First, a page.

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Critical Reviews™ in Immunology
IF: 1.352 5-Year IF: 3.347 SJR: 0.657 SNIP: 0.55 CiteScore™: 2.19

ISSN Print: 1040-8401
ISSN Online: 2162-6472

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Critical Reviews™ in Immunology

DOI: 10.1615/CritRevImmunol.2018026850
pages 415-431

Role of IL-10 Receptor Signaling in the Function of CD4+ T-Regulatory Type 1 cells: T-Cell Therapy in Patients with Inflammatory Bowel Disease

Shiwa Soukou
Department of Medicine, University Medical Center Hamburg-Eppendorf, 20246 Hamburg, Germany
Leonie Brockmann
Department of Medicine, University Medical Center Hamburg-Eppendorf, 20246 Hamburg, Germany; Department of Microbiology and Immunology, Columbia University Medical Center, New York, NY 10032, USA
Tanja Bedke
Department of Medicine, University Medical Center Hamburg-Eppendorf, 20246 Hamburg, Germany
Nicola Gagliani
Department of Medicine, University Medical Center Hamburg-Eppendorf, 20246 Hamburg, Germany; Department of General, Visceral and Thoracic Surgery, University Medical Center Hamburg-Eppendorf, 20246 Hamburg, Germany; Immunology and Allergy Unit, Department of Medicine Solna, Karolinska Institute, 17176 Stockholm, Sweden
Richard A. Flavell
Department of Immunobiology, School of Medicine, Yale University, New Haven, 06520, USA; Howard Hughes Medical Institute, Yale University School of Medicine, New Haven, Connecticut 06520, USA
Samuel Huber
Department of Medicine, University Medical Center Hamburg-Eppendorf, 20246 Hamburg, Germany

ABSTRACT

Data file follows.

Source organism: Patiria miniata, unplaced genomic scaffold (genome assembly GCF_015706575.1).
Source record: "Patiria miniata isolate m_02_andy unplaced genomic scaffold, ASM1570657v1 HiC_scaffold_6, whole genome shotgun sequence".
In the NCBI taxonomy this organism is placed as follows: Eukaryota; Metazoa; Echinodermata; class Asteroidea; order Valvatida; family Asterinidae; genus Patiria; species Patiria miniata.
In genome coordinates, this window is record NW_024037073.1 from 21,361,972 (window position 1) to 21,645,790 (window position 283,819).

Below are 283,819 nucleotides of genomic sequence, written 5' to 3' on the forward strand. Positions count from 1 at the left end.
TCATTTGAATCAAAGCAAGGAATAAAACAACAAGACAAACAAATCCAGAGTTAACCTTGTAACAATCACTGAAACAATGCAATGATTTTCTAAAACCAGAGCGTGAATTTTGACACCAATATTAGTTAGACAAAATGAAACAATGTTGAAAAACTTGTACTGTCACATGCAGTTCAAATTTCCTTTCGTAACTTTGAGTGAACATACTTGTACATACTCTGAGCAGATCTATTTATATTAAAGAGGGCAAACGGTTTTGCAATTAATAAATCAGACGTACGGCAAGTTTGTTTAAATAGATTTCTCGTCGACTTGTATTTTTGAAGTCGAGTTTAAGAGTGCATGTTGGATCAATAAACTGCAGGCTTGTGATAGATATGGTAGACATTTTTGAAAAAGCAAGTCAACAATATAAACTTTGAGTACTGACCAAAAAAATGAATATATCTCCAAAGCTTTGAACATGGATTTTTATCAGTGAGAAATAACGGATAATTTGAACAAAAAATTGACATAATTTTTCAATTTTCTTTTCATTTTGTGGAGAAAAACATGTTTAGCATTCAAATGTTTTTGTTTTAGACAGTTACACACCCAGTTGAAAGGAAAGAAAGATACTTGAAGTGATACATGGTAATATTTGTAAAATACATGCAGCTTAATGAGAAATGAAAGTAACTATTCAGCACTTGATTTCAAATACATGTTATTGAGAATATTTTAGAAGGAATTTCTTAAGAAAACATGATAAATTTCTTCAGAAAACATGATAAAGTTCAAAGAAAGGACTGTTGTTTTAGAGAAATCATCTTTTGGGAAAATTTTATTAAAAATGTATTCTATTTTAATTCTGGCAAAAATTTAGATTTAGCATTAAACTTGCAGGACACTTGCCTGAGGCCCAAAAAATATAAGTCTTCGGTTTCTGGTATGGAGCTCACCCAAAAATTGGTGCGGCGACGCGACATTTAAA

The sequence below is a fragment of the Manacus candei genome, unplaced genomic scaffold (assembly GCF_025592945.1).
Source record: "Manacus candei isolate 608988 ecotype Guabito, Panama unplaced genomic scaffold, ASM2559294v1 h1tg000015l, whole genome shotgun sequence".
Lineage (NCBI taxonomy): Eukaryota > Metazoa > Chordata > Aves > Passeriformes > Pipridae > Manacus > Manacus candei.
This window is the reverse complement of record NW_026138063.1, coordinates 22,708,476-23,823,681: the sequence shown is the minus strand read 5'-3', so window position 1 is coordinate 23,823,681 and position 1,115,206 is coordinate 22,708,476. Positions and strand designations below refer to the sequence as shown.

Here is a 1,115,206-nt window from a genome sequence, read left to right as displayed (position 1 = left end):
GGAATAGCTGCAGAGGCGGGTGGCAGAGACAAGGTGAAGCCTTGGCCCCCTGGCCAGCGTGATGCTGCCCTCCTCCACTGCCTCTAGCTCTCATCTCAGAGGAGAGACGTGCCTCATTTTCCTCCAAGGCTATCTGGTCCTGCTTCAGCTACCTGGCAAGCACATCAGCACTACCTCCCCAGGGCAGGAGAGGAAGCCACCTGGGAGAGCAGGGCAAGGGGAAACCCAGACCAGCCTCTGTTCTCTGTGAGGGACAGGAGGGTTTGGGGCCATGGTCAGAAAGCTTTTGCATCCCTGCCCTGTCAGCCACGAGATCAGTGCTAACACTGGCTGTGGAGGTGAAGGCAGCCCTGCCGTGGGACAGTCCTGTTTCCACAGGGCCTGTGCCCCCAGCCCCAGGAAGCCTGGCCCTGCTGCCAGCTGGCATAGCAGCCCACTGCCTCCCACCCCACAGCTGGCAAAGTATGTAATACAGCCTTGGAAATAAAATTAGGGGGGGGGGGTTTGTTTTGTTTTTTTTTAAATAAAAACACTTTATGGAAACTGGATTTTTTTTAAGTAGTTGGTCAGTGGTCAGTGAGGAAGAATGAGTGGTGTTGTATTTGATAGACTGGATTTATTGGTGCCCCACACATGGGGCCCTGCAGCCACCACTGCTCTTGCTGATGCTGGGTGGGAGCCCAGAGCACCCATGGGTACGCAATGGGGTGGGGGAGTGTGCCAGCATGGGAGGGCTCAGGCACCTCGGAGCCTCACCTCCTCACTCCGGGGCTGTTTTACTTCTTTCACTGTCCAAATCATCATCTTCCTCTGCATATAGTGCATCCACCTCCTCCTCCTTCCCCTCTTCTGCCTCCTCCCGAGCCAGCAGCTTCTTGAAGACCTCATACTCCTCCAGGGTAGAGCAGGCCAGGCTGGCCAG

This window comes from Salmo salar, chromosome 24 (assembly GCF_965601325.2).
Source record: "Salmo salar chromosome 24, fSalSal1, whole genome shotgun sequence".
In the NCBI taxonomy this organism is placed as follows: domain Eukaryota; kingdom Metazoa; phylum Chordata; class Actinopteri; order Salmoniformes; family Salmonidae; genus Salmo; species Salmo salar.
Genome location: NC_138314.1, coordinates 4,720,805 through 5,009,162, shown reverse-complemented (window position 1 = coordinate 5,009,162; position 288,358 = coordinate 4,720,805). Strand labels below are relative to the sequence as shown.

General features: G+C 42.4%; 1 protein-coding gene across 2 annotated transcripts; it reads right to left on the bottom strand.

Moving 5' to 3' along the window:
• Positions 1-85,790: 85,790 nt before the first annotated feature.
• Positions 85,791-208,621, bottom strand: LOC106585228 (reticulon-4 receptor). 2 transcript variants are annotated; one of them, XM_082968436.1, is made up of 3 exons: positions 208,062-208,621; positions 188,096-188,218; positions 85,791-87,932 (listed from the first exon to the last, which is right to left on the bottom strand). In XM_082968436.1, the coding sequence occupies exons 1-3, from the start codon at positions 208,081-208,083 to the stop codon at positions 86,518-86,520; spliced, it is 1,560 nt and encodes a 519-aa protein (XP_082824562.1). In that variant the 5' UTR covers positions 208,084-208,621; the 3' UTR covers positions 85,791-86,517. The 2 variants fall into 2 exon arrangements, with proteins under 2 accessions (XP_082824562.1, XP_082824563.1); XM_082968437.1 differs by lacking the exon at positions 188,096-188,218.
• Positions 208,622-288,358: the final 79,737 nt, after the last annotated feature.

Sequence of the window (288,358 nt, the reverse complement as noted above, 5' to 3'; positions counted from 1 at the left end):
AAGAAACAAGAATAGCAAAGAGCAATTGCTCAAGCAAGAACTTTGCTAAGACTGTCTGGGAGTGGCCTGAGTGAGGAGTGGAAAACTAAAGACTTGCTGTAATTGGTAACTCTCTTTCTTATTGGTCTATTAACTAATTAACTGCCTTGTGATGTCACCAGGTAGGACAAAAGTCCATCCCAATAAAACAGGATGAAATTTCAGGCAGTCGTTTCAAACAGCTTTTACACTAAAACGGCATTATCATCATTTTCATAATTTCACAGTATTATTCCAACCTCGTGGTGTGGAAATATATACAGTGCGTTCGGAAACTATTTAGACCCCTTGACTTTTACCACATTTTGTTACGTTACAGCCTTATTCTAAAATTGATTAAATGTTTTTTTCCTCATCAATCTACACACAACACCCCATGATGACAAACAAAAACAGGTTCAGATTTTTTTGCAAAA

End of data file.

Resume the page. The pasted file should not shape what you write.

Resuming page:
Inflammatory bowel disease (IBD) is caused by the interplay of various factors. It occurs in genetically susceptible people due to dysregulated immune responses to several unknown antigens, including those derived from the commensal microbiota. Effector T-helper cells, especially TH17 cells, are considered a major driver of disease progression. The endogenous resident counterparts of effector T-helper cells are the regulatory T cells, mainly Foxp3+ Treg cells and type 1 regulatory (TR1) T cells. Both have strong immune regulatory capacity and can terminate immune responses. Interestingly, the expression of IL-10 receptor on regulatory T cells has a high impact on the regulatory capacity of these cells. Inflammatory bowel disease is becoming a global health issue. No curative therapy is currently available. However, initial clinical trials have been conducted successfully, proving the safety of a regulatory T-cell–based therapy. This therapy might lead to long-lasting remission and to a possible cure for IBD. This review provides a summary of the current findings and the outcome of the clinical trials based on T-cell therapy for IBD and for other inflammatory conditions.